While 56-bit DES encryption has been a standard feature of BACnet since it was first launched on the market, it has gone mostly unused in practice. Since fall 2019, however, an extension of the standard has been available in the form of BACnet Secure Connect (BACnet/SC), which sets the bar for the most up-to-date cybersecurity measures.
Aside from the security concerns, BACnet projects have traditionally often faced resistance from IT managers, with the use of broadcast messages and the somewhat unconventional assignment of the port number (dec. 47808 = hex BAC0) frequently met with skepticism.
In a bid to address these concerns, three clear objectives were set for the development of BACnet/SC:
- enhanced cybersecurity through the use of the latest TLS 1.3 standard and X.509 certificates
- IT-friendliness achieved by leveraging established IT standards and protocols
- downward compatibility (routing) with existing BACnet systems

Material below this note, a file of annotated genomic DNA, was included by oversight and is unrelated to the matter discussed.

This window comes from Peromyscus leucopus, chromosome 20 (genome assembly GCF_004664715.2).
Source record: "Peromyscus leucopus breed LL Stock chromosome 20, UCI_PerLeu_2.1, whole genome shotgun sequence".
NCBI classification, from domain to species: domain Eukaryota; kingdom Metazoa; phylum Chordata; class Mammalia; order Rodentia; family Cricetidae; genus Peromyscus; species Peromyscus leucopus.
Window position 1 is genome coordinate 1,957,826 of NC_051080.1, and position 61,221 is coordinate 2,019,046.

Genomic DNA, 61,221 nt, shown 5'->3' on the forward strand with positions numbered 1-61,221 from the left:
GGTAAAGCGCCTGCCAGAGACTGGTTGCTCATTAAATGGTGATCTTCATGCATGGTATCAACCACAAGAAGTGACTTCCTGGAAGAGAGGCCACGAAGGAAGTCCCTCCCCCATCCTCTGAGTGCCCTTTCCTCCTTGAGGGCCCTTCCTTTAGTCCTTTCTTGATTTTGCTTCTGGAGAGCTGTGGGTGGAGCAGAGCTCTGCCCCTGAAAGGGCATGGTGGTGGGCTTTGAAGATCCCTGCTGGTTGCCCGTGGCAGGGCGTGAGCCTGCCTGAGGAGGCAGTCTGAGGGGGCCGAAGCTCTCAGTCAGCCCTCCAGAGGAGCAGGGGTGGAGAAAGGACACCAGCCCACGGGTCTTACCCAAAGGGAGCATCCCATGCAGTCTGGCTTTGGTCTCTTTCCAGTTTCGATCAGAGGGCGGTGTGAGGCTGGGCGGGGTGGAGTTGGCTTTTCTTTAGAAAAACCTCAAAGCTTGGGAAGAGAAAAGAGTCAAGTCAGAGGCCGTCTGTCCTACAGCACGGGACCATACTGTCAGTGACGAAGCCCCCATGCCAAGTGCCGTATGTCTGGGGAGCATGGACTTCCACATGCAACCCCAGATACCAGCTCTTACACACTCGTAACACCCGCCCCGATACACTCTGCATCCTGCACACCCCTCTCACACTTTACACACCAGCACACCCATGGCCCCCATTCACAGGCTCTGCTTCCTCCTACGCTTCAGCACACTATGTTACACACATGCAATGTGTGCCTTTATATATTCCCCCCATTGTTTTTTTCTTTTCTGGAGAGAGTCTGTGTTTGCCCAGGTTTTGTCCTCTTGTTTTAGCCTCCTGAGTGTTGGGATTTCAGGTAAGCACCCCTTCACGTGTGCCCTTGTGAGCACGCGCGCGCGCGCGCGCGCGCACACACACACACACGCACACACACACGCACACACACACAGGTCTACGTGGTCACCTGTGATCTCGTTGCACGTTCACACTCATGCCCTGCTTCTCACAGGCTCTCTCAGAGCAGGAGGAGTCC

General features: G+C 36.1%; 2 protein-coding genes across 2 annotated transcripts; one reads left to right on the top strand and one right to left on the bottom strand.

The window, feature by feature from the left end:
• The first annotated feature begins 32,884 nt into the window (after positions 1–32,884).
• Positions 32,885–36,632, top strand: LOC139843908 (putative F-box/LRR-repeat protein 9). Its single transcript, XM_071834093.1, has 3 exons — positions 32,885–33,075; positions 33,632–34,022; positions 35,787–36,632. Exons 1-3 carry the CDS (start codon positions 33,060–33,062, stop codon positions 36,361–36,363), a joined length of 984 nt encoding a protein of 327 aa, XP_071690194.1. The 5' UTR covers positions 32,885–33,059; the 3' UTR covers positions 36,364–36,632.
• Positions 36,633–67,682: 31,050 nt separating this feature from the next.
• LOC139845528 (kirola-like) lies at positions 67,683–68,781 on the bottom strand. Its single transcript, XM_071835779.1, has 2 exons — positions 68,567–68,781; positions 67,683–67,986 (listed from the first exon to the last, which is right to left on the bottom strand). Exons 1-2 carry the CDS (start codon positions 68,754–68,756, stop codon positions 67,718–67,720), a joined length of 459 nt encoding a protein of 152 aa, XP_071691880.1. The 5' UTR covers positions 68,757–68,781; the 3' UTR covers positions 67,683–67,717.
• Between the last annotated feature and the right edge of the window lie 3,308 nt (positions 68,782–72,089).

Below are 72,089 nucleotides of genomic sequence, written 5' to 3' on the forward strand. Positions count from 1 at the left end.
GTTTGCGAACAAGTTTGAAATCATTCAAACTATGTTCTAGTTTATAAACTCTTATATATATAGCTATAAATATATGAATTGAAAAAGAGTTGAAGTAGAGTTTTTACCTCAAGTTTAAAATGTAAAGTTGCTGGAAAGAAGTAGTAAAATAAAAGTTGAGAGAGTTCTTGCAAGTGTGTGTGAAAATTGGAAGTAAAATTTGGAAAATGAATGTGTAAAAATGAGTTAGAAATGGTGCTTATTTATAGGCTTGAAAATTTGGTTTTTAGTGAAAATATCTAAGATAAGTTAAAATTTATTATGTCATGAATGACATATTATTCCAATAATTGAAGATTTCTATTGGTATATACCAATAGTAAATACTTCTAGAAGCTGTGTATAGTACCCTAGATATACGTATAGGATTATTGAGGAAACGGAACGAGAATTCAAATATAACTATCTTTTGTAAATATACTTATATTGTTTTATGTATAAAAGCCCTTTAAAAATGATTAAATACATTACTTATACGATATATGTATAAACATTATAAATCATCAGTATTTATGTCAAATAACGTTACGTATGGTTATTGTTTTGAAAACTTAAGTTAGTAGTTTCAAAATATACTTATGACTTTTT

Technical configuration of BACnet Secure Connect
BACnet/SC uses WebSockets based on the TCP protocol for communication. These WebSockets are based on relaying HTTPS connections, which IT departments are familiar with as a well-known and established procedure. It makes no difference whether the currently prevalent IPv4 or IPv6 is used, and even the media (data link layer) may vary – for example, Ethernet, Wi-Fi, 4G, or 5G. BACnet/SC complements the existing eight data link layers, such as BACnet/IP or MS/TP, ensuring that existing BACnet networks can be easily connected to a secure BACnet/SC infrastructure (BACnet routing).
BACnet/SC is based on a ‘hub-and-spoke’ architecture, where all communication and device authentication are handled through a central hub known as the primary hub (PH). In the event of a communication failure, a failover hub (FH) takes over this role. This is ideally connected to a different power supply and located in a separate fire zone and IT segment. The option is also available for two devices to communicate with each other directly (direct connect), for example, to ensure better scalability or share important messages. In this case, the devices authenticate each other mutually.
For remote access from outside via the insecure Internet, PH and FH can also be hosted off-site in cloud systems. The local firewall is also very IT-friendly in terms of the necessary configuration and therefore straightforward to operate. Only outgoing HTTPS traffic needs to be enabled, which is typically already configured in most IT networks.